Shortly thereafter I picked up a book, The Time Falling Bodies Take to Light: Mythology, Sexuality, and the Origins of Culture, by William Irwin Thompson (St. Martin's Press, New York, 1989). I was amazed to find illumination in Thompson's ruminations for many of the themes and images in "Closer." It's an extremely interesting book, and I'd recommend it to anyone whose curiosity is piqued by the title. There is far too much to discuss here, going way beyond the subject of this article, but here are just a few of the insights I gained:

In prehistoric times the horns of cattle were associated with the crescent moon. The cycles of female fertility and menstruation were thought to be connected with lunar cycles, therefore bovine horns became a symbol of female power and reproduction. Notice in "Closer" how often the steer's skull appears, both alone and with the enigmatic, naked woman. There's also an ox yoke on the wall near the piano Reznor plays at the end.

The very environment in which "Closer" is set is a visual synthesis of fundamental, seemingly contradictory ways of experiencing life and the world. Given the superficial subject -- frustrated lust with a dash of religion -- why then is it played out in a scientific laboratory (albeit a very dusty, neglected one)? The carnal, the spiritual, and the intellectual may not be as mutually exclusive as we've been taught to think: "The truth is that myth and art create the preconditions of consciousness out of which science arises," Thompson says, "Myth is an expression of knowing in a science yet unborn." This is one of the significant themes of this book and again, I encourage you to read it for further insight into this video.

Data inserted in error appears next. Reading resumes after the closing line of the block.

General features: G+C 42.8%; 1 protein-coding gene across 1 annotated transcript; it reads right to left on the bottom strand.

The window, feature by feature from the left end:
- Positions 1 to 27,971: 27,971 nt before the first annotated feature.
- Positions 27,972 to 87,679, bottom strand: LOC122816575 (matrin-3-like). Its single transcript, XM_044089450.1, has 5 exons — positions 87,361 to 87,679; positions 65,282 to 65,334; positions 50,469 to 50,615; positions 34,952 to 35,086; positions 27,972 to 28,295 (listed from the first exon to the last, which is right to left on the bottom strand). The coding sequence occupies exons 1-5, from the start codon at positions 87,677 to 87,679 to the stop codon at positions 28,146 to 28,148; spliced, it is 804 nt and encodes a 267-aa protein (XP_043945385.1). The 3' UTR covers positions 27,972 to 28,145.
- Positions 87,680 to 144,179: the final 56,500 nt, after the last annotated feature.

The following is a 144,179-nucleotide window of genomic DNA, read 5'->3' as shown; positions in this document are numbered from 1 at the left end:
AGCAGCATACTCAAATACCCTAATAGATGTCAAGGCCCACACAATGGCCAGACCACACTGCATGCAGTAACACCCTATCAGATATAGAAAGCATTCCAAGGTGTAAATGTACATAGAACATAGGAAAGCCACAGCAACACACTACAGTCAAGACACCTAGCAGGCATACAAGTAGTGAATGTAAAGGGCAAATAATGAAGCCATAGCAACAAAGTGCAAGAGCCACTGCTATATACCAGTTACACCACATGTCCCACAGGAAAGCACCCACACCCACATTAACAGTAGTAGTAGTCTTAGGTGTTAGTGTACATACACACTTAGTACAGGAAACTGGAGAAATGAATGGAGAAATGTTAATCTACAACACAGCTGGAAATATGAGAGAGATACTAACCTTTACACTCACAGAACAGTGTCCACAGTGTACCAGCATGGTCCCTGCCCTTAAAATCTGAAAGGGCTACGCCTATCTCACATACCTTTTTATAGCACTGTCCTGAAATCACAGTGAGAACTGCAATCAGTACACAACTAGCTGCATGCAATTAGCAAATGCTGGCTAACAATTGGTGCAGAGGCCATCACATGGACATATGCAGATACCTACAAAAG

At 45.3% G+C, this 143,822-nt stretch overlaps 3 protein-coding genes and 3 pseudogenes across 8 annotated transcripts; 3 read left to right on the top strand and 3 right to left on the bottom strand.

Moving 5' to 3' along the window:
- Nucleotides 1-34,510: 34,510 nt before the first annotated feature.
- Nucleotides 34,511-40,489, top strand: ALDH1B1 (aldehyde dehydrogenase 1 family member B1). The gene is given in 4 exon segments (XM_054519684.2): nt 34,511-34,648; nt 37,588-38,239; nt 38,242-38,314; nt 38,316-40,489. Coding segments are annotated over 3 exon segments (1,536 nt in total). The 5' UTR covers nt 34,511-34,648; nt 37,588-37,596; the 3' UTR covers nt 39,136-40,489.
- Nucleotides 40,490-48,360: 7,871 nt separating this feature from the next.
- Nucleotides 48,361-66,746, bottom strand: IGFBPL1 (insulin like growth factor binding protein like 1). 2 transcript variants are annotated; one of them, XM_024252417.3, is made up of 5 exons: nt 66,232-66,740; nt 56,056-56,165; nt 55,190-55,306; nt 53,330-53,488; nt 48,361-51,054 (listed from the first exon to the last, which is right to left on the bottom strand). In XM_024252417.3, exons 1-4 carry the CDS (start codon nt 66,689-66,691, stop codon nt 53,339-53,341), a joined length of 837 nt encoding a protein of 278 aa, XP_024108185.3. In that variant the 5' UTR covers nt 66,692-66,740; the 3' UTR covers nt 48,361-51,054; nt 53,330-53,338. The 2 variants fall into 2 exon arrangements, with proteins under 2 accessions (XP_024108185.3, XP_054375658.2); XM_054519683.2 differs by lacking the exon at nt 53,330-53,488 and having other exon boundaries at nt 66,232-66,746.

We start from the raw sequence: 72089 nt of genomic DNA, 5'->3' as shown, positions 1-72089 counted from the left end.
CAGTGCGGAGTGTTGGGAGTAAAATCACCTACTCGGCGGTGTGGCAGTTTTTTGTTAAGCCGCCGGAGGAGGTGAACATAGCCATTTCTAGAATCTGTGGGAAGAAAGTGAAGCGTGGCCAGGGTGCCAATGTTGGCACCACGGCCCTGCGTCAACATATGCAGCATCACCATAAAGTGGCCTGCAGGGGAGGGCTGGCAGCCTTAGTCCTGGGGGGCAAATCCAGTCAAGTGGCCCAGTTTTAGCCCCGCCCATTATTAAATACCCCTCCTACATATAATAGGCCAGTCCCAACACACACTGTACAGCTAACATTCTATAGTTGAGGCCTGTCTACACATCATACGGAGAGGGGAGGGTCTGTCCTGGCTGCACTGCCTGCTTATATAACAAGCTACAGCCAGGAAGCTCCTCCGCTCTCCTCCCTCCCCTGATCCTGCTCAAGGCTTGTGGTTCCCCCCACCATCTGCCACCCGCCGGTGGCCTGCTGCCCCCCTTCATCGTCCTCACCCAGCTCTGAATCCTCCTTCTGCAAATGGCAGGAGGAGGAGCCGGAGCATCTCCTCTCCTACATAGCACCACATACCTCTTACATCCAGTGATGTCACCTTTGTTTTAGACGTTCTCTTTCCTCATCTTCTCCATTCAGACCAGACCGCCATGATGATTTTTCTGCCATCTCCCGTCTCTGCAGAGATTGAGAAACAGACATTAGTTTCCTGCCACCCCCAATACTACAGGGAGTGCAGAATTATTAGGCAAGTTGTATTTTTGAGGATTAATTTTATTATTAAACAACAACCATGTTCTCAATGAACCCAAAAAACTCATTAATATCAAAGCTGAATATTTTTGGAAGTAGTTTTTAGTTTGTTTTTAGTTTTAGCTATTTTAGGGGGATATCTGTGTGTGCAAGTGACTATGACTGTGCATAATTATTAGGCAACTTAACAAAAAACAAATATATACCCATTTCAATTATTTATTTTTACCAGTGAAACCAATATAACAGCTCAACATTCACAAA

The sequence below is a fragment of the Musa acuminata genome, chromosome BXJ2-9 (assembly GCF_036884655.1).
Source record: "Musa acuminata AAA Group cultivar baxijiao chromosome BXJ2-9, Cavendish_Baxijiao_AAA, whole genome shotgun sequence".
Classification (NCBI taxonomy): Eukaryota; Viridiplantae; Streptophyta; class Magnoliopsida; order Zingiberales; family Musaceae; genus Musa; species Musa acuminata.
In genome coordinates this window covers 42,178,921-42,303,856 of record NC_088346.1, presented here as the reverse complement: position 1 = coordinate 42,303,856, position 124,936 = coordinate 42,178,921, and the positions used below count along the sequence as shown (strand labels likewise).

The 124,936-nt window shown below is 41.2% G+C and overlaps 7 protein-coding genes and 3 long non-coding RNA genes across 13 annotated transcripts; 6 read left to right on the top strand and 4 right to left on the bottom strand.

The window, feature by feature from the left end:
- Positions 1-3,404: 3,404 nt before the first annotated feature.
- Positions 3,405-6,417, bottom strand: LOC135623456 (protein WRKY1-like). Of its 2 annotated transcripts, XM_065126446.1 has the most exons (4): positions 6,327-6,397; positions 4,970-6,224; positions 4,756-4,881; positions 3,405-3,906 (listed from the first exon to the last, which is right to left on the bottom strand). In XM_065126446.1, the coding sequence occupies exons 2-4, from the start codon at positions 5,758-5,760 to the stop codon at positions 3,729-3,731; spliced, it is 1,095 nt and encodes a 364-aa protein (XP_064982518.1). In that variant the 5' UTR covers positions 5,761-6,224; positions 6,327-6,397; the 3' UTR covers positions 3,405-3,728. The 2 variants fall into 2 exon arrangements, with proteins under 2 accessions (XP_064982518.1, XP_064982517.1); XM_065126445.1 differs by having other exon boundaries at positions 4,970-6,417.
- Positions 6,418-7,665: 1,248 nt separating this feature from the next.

Speaking of "unborn", that infant's (foetus's?) skeleton at the beginning of the video is a sight not easily accepted. A baby is the embodiment of the future; we look at an infant and our minds drift happily to its unimaginable future life. This tiny skeleton lops off those thoughts, brutally. It's Hope, denied... and yet... and yet... this frail skeleton thus preserved will endure many more years than the individual would have lived. It's a wordless poem unto itself...if not of eternal life, at least of eternal questions. (Among many, many things I would love to ask the makers of this video is how and where they got that skeleton. It's not something you can get at any old pawn shop. There may even be legalities involved in possessing such an artifact.)